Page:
From the complex modeling, controls and algorithms and advanced sensing capabilities of an aircraft to the materials and structures to achieve lightness and aerodynamics, we work on all of the major systems to ensure safety, durability, cost-effectiveness, energy efficiency and ease of control and operation to benefit manufacturers, operators and passengers. We count the Federal Aviation Administration as a partner in many research projects.
- Autonomous Control Laboratory
- Autonomous Flight Systems Laboratory
- Computational Fluid Mechanics
- Laboratory for Engineered Materials and Structures
- Multiscale Analysis of Materials & Structures (MAMS)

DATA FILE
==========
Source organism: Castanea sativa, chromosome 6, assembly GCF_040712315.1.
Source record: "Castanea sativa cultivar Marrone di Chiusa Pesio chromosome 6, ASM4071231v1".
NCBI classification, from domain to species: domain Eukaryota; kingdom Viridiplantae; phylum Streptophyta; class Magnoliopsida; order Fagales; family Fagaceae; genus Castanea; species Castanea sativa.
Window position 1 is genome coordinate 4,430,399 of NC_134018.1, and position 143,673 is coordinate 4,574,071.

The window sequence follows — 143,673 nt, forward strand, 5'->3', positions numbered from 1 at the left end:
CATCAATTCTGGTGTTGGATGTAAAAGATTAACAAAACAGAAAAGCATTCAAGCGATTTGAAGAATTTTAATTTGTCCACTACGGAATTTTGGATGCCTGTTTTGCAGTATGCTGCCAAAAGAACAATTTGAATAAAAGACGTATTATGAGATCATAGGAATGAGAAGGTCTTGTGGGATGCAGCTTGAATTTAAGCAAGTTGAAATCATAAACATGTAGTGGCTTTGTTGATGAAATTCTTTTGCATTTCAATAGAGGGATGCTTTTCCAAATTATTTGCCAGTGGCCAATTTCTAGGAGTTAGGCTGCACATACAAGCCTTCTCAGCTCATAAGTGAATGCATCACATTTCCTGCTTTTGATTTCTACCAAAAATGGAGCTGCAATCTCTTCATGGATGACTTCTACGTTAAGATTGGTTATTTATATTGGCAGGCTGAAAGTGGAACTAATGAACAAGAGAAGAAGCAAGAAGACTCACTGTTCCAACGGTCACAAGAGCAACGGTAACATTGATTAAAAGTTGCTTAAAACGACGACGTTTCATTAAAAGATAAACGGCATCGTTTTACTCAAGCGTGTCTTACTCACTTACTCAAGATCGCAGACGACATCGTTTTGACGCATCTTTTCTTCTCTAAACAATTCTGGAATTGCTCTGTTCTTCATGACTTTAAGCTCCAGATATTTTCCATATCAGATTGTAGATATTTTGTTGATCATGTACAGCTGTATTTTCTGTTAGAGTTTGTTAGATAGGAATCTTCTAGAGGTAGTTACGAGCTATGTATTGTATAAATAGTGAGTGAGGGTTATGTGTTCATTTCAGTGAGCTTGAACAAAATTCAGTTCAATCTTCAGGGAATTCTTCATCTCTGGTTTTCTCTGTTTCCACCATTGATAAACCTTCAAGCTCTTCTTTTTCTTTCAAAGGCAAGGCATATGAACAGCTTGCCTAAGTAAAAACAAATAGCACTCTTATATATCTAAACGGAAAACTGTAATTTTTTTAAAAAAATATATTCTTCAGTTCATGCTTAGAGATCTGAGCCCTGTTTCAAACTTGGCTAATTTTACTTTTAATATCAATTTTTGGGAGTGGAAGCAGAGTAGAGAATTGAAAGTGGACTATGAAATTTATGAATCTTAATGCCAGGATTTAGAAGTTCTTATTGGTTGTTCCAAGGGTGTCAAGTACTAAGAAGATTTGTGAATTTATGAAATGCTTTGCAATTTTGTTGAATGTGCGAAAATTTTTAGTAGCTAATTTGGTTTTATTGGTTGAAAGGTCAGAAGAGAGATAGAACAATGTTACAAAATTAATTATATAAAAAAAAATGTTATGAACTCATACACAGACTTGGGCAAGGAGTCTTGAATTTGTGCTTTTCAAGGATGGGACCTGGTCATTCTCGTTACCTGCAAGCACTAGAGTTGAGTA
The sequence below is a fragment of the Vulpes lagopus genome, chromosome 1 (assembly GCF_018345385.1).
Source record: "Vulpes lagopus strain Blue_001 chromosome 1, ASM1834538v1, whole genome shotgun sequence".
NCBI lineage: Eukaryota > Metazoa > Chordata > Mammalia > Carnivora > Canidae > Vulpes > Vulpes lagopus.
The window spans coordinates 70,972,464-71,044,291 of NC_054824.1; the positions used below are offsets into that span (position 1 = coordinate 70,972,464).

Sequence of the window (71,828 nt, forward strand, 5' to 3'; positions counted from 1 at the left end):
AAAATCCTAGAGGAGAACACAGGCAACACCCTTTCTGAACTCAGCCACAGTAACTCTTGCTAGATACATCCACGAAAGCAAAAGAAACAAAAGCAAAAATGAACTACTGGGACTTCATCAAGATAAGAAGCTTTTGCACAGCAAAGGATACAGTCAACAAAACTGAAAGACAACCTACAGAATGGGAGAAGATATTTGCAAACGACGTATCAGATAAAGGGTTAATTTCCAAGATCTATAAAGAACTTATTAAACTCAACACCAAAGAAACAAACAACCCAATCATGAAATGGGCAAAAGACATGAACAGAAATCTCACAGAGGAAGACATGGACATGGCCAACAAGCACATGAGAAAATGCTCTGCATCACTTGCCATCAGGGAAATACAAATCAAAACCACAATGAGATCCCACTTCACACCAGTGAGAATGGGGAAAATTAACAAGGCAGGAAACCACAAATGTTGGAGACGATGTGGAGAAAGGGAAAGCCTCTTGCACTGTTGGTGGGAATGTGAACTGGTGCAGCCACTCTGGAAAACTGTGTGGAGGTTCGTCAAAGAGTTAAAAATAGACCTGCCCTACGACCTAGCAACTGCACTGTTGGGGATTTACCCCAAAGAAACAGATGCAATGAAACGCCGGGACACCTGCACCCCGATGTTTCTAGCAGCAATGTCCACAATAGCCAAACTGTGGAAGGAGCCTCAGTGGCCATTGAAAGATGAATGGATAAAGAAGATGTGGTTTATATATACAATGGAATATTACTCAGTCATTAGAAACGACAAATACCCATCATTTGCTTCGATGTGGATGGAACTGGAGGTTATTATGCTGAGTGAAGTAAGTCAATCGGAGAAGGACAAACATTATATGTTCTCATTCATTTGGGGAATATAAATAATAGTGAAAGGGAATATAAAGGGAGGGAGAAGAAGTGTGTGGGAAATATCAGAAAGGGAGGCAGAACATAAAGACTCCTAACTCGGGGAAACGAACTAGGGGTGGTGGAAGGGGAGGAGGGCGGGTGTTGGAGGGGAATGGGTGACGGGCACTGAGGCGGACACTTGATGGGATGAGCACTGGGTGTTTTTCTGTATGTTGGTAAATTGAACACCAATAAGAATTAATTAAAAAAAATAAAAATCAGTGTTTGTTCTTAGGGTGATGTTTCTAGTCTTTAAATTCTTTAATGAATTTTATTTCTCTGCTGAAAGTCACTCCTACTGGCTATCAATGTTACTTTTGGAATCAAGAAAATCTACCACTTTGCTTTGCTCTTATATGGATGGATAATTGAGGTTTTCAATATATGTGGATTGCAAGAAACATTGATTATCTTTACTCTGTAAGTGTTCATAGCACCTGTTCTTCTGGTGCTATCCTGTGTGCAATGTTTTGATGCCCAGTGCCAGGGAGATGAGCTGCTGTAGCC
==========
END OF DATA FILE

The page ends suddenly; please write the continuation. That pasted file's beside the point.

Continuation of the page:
- Nonlinear Dynamics and Control Lab
- Quantitative Flow Visualization for Fluid and Turbulent Flow Studies
- Robotics, Aerospace, and Information Networks (RAIN) Laboratory
- Vortex Transport Lab
- Williams Turbulence Laboratory
Student club highlight
Husky Robotics designs, builds, programs and competes Mars Rovers in simulated missions while providing students with experience in machining, circuit design, coding and project management.
A&A researchers in the Computational Fluid Mechanics Lab prove the existence of a new law of physics.
A&A research of the biological sensing mechanisms of the hawkmoth informs the advancement of aerospace systems.
Funding targeted toward enhancing UW ice accretion research leads to KWT structural upgrades.
The Ashley Award for Aeroelasticity recognizes outstanding contributions to the understanding and application of aeroelastic phenomena.